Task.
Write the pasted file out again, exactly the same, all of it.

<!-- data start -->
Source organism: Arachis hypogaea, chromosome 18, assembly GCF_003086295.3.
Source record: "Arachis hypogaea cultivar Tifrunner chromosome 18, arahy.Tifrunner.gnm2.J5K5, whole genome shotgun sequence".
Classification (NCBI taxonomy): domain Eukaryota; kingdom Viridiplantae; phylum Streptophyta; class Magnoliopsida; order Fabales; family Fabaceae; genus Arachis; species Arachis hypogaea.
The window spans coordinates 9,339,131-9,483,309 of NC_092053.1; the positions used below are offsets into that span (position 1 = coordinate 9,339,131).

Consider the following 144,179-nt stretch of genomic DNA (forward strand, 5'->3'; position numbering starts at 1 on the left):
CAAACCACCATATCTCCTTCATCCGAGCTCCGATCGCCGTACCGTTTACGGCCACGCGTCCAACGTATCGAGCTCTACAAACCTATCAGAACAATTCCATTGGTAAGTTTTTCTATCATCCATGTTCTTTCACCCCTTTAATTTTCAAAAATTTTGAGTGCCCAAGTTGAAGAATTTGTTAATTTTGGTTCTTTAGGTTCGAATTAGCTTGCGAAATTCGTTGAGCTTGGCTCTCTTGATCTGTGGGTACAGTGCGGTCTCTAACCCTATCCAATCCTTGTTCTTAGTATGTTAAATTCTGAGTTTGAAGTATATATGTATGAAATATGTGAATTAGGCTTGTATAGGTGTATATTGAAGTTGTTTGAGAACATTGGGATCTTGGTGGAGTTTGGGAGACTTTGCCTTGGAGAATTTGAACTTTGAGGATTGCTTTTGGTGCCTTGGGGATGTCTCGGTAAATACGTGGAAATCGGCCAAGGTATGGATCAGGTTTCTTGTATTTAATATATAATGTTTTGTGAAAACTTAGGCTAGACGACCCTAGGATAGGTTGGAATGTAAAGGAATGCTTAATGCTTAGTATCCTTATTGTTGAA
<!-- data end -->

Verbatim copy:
Source organism: Arachis hypogaea, chromosome 18, assembly GCF_003086295.3.
Source record: "Arachis hypogaea cultivar Tifrunner chromosome 18, arahy.Tifrunner.gnm2.J5K5, whole genome shotgun sequence".
Classification (NCBI taxonomy): domain Eukaryota; kingdom Viridiplantae; phylum Streptophyta; class Magnoliopsida; order Fabales; family Fabaceae; genus Arachis; species Arachis hypogaea.
The window spans coordinates 9,339,131-9,483,309 of NC_092053.1; the positions used below are offsets into that span (position 1 = coordinate 9,339,131).

Consider the following 144,179-nt stretch of genomic DNA (forward strand, 5'->3'; position numbering starts at 1 on the left):
CAAACCACCATATCTCCTTCATCCGAGCTCCGATCGCCGTACCGTTTACGGCCACGCGTCCAACGTATCGAGCTCTACAAACCTATCAGAACAATTCCATTGGTAAGTTTTTCTATCATCCATGTTCTTTCACCCCTTTAATTTTCAAAAATTTTGAGTGCCCAAGTTGAAGAATTTGTTAATTTTGGTTCTTTAGGTTCGAATTAGCTTGCGAAATTCGTTGAGCTTGGCTCTCTTGATCTGTGGGTACAGTGCGGTCTCTAACCCTATCCAATCCTTGTTCTTAGTATGTTAAATTCTGAGTTTGAAGTATATATGTATGAAATATGTGAATTAGGCTTGTATAGGTGTATATTGAAGTTGTTTGAGAACATTGGGATCTTGGTGGAGTTTGGGAGACTTTGCCTTGGAGAATTTGAACTTTGAGGATTGCTTTTGGTGCCTTGGGGATGTCTCGGTAAATACGTGGAAATCGGCCAAGGTATGGATCAGGTTTCTTGTATTTAATATATAATGTTTTGTGAAAACTTAGGCTAGACGACCCTAGGATAGGTTGGAATGTAAAGGAATGCTTAATGCTTAGTATCCTTATTGTTGAA